SEAWEED: FOR FOOD, MEDICINE AND INDUSTRY

Autores/as

  • Jeane Rimber Indy División Académica de Ciencias Biológicas (DACBiol); Universidad Juárez Autónoma de Tabasco (UJAT)
  • Hajime Yasui Faculty on Fisheries and Marine Sciences; Sam Ratulangi University
  • Lenin Arias Rodríguez División Académica de Ciencias Biológicas (DACBiol); Universidad Juárez Autónoma de Tabasco (UJAT)
  • Carlos Alfonso Álvarez González División Académica de Ciencias Biológicas (DACBiol); Universidad Juárez Autónoma de Tabasco (UJAT)
  • Wilfrido Miguel Contreras Sánchez División Académica de Ciencias Biológicas (DACBiol); Universidad Juárez Autónoma de Tabasco (UJAT)

DOI:

https://doi.org/10.19136/kuxulkab.a16n29.425

Resumen

Seaweeds are marine macro-algae found growing throughout the world oceans and seas and none is found to be poisonous. Most of them are green (about 1,200 species), brown (about 1,750 species) or red (about 6,000 species), and most are attached by holdfasts, which have just an anchorage function, although a particularly efficient one. Why seaweed? People do not have a very good impression of seaweeds. They think that seaweeds are just some stinking, slimy nuisance that are washed up on clean sandy beaches. Most people do not realize how important seaweeds are, both ecologically and commercially. In fact, seaweeds are crucial primary producers in oceanic food webs. They are rich both in minerals and essential trace elements, also valuable sources of food, micronutrients, and raw materials for the pharmaceutical industry.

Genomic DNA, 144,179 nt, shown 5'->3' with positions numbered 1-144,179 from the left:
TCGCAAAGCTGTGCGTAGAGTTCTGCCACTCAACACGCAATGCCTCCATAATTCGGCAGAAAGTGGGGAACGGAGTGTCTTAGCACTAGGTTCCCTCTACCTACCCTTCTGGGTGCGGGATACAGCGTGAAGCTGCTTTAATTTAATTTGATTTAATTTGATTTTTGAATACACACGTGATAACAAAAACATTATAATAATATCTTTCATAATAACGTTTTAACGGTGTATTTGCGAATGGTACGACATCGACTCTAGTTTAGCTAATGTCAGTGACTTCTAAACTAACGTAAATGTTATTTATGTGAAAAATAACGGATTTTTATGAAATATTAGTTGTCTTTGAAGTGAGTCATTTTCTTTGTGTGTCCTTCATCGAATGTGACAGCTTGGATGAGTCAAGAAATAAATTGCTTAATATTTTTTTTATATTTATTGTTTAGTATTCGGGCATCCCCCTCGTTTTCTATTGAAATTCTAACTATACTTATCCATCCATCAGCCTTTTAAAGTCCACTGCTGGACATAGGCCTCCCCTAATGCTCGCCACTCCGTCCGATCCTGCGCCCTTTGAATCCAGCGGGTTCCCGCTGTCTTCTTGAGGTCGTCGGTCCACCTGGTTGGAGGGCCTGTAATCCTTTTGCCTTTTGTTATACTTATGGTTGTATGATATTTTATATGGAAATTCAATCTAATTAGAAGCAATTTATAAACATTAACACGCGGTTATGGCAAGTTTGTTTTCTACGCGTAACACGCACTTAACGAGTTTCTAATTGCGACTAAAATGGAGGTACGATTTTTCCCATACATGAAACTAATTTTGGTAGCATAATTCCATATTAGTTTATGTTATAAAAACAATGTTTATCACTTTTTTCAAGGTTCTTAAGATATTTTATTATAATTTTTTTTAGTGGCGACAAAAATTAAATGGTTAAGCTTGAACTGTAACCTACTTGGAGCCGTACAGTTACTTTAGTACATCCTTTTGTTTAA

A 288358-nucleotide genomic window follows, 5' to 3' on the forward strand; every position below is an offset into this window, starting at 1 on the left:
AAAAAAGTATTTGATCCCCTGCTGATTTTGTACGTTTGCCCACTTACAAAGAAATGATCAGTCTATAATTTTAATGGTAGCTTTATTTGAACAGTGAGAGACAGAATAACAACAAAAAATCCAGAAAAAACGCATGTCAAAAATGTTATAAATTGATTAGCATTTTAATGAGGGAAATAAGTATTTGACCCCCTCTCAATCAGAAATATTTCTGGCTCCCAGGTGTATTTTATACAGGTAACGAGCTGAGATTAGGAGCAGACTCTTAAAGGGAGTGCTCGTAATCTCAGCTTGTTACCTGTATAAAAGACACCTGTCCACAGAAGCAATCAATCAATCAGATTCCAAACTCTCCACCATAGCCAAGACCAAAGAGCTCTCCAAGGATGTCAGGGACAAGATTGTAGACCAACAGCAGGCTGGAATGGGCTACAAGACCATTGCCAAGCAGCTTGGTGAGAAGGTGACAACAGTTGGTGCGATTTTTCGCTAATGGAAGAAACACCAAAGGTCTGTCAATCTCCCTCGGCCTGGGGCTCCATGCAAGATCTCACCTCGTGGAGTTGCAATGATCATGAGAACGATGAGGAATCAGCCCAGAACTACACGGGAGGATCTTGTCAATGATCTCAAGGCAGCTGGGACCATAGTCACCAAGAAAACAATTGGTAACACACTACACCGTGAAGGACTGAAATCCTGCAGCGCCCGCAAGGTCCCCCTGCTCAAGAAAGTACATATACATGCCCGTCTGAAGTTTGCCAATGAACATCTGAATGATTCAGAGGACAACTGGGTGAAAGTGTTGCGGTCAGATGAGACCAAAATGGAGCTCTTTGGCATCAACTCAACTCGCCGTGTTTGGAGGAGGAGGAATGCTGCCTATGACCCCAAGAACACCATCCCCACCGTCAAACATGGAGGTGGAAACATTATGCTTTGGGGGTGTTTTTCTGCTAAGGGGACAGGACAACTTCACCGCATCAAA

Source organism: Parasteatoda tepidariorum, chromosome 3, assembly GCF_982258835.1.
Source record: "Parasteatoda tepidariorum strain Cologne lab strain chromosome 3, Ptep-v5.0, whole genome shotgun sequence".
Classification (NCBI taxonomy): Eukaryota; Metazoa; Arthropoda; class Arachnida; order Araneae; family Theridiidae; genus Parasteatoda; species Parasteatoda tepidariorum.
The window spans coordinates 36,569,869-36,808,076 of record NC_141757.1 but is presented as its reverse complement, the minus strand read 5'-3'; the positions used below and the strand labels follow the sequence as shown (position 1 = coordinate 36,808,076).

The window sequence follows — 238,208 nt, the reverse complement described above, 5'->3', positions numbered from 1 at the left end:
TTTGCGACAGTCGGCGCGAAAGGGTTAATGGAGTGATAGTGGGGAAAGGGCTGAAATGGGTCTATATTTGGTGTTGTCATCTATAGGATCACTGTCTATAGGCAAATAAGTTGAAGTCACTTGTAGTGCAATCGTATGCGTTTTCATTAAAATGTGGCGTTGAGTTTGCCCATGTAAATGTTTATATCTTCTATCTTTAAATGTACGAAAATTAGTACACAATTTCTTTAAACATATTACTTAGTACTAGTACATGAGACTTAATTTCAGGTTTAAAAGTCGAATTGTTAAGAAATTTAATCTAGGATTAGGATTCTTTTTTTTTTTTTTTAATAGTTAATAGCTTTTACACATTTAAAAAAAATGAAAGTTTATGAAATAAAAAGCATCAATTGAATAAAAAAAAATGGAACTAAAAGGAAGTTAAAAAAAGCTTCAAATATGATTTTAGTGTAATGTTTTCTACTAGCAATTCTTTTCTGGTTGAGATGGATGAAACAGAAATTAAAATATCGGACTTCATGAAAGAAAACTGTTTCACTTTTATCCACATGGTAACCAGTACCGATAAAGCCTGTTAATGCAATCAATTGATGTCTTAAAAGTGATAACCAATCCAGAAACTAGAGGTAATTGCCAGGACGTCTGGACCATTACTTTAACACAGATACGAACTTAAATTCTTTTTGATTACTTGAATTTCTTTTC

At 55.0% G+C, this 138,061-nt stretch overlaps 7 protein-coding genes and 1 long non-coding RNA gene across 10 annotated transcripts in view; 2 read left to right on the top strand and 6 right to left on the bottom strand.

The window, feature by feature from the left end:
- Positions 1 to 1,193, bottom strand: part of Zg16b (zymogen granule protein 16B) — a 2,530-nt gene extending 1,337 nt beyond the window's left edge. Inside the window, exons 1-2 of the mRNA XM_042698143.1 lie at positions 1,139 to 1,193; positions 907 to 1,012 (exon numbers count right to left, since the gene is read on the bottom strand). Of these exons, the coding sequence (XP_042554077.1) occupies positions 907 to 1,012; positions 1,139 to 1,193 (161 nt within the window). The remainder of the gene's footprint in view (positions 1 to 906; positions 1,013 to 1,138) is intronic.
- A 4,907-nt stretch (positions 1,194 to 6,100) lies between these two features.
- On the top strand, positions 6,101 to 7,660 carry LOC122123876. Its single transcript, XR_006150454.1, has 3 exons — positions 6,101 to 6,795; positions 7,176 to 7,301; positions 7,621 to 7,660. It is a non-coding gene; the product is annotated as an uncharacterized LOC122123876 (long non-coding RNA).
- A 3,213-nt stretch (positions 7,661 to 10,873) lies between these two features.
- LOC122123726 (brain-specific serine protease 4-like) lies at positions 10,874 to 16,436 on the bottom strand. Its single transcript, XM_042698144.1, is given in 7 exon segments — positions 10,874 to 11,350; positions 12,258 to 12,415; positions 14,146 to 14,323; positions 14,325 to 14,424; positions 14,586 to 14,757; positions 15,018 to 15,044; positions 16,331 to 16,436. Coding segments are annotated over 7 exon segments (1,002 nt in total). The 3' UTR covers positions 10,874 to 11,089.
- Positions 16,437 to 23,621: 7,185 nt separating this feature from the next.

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2014-09-25

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